Road constructed by Kanazoe, the Burkinabe who gave John Mahama a Ford Expedition deteriorates badly
Road constructed by Kanazoe deteriorates badly: On June 15, 2016, exactly four years ago ace investigative journalist Manasseh Azure Awuni broke the Ford Expedition Scandal on JoyNews.
In that investigative piece, it was revealed that a Burkinabe contractor named Oumarou Kanazoe gave a Ford Expedition station wagon as a “gift” to President John Dramani Mahama in 2012.
The report also revealed that Mr. Kanazoe was involved in some questionable contracts with the government of Ghana, one of which was the Ghana Embassy fence wall in Burkina Faso which cost the government $650,000.
He had also been awarded part of the Eastern Corridor Road project between Nkwanta and Dodo Pepesu in the Oti Region. The road was commissioned in April 2016, by President John Mahama.
Four years after the scandal and the commissioning of the road, theghanareport.com has returned to the 46.4km Dodo Pepesu-Nkwanta road, which was constructed by the contractor. The road was highly praised by President John Mahama as, “one of the best quality roads in Ghana.”
A month after commissioning the road, potholes were spotted on it and have since developed serious defects at many sections of the road.
Manasseh’s investigation had revealed that Mr. Kanoazoe had won and had been earmarked for contracts in Ghana after he became friends with Mr. John Mahama.
Mr. Kanazoe, after seizing Manasseh’s recorder in his office in Ouagadougou, told him (Manasseh) how he became John Mahama’s friend. He said he had put in a bid for a contract in Ghana but did not win.
After that, his contractor friend in Ghana had told him to go and see then Vice President Mahama. They went together and “greeted” Vice President Mahama. He became friends with Mr. Mahama, who later became President after the death of President John Evans Atta Mills in July 2012.
He gave the Ford vehicle to President Mahama in October 2012.
In 2012, Mr Kanazoe won the contract to construct the 46.4-kilometre Dodo Pepeso-Nkwanta road. That road was completed and inaugurated on April 19, 2016, by President Mahama, who praised the Burkinabe contractor very highly.
“I also want to take the opportunity to thank Messrs Oumarou Kanazoe Contractors Limited of Burkina Faso for the very high quality of work they have done on this stretch of road. As I have said, perhaps, this is one of the best quality roads in Ghana today and I will urge the Minister of Road and Highways to bring other contractors to come and see so that they can emulate it in other parts of the country,” President Mahama said.
It turned out the road was not as good as the president claimed because just a month after the commissioning, the defects started to show.
This road was commissioned four years after the N1 Highway in Accra. Unlike the N1, which is very busy with heavy duty trucks from the Tema Harbour, the Nkwanta-Dodo Pepesu road is not very busy because the Eastern Corridor Road is yet to be completed. The road is however deteriorating while the N1 is still intact.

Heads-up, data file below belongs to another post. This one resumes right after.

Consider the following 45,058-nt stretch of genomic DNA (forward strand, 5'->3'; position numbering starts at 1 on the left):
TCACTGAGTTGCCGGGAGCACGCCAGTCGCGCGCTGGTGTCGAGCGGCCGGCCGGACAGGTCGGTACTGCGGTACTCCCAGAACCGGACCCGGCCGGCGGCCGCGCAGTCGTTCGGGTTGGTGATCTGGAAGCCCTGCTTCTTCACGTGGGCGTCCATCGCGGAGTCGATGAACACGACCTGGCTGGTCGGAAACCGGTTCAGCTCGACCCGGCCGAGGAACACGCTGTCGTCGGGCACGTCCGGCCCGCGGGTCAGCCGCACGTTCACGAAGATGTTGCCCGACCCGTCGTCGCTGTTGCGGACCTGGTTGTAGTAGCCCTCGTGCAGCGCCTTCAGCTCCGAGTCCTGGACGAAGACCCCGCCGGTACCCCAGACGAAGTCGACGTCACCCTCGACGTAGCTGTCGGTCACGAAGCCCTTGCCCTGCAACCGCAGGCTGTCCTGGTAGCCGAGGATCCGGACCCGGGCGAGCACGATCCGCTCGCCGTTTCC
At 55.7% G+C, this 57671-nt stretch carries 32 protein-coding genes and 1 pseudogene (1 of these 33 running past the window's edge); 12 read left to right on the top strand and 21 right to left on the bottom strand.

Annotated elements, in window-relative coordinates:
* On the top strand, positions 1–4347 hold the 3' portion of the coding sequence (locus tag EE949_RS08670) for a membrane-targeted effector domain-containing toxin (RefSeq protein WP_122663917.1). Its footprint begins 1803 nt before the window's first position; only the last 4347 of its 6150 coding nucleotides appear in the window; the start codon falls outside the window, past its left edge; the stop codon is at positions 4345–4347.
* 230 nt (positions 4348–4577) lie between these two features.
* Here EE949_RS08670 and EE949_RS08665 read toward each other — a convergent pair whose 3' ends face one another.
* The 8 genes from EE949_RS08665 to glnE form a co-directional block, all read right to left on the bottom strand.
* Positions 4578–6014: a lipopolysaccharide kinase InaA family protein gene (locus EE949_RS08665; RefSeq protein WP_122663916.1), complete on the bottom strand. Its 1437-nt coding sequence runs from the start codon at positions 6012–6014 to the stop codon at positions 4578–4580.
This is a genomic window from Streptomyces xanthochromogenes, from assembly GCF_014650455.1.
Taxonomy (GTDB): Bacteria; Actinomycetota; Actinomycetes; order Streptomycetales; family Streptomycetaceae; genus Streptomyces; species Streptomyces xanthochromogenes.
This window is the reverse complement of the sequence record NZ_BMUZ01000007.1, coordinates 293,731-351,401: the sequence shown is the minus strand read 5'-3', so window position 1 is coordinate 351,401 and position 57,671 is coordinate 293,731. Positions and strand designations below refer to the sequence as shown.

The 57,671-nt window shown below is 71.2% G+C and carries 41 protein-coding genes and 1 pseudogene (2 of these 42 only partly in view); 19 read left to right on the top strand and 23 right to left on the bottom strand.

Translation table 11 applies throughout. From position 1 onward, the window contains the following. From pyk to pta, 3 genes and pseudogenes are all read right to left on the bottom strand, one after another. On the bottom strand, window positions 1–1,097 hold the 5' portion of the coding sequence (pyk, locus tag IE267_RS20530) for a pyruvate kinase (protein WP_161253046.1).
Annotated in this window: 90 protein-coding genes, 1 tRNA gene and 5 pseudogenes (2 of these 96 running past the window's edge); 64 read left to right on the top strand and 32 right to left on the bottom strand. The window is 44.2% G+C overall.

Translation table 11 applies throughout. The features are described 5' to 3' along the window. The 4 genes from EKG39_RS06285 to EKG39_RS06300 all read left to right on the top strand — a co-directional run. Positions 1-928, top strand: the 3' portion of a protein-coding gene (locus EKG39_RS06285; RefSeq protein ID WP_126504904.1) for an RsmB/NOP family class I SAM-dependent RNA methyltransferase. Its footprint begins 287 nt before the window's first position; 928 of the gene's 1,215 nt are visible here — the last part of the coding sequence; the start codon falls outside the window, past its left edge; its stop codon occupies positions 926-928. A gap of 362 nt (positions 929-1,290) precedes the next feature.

The Ministry of Roads and Highways was in the process of awarding Oumarou Kanazoe Construction Limited a contract worth GH¢82million on single source procurement basis when the story broke.
Sector Minister, Inusah Fuseini, said the Burkinabe contractor was being handpicked for the 28-kilometre road project because of the quality of the road he had constructed between Nkwanta and Dodo Pepesu and the fact that he was near the project site.
He said moving from Burkina Faso to the Hamile area would be easy for the contractor whose machinery and equipment were in Burkina Faso.
Another reason Inusah Fuseini said Kanazoe was being considered for the project was the fact that he had constructed the Burkina Faso-Hamile stretch of the road and was familiar with the terrain.
Mr. Kanazoe pulled out of this deal after the Ford story was published.
Some groups and individuals petitioned the Commission on Human Rights and Administrative Justice (CHRAJ) to investigate President Mahama. CHRAJ concluded that the president had violated the gift policy by accepting the Ford vehicle from the contractor. CHRAJ, however, said it did not amount to conflict of interest.
While investigating the scandal, Manasseh spoke with the Presidential Spokesperson on Governance and Corruption, Daniel Batidam, and asked him hypothetically what his advice to the President would be on whether or not to accept gifts of high value.
He smiled and replied, “Well, I’m sure you know that these are not situations that would occur in reality in terms of the kind of president we have.”
“It’s a hypothetical situation,” Manasseh told him.
“I think it’s obvious. It’s obvious that any leader, any president: not even a president, a minister; a responsible public servant would know that that situation could put him in a situation of not only conflict of interest but potentially being corrupted,” he said.
He continued, “And so I think it goes without saying that you cannot take gifts from sources that have the potential of influencing your decision making. It’s not acceptable. I think a responsible leader, minister [or] senior public servant would not need to be advised on that.”
There are calls on the government to continue with the Eastern Corridor road project. But it is evident that the stretch that has already been worked on is already deteriorating.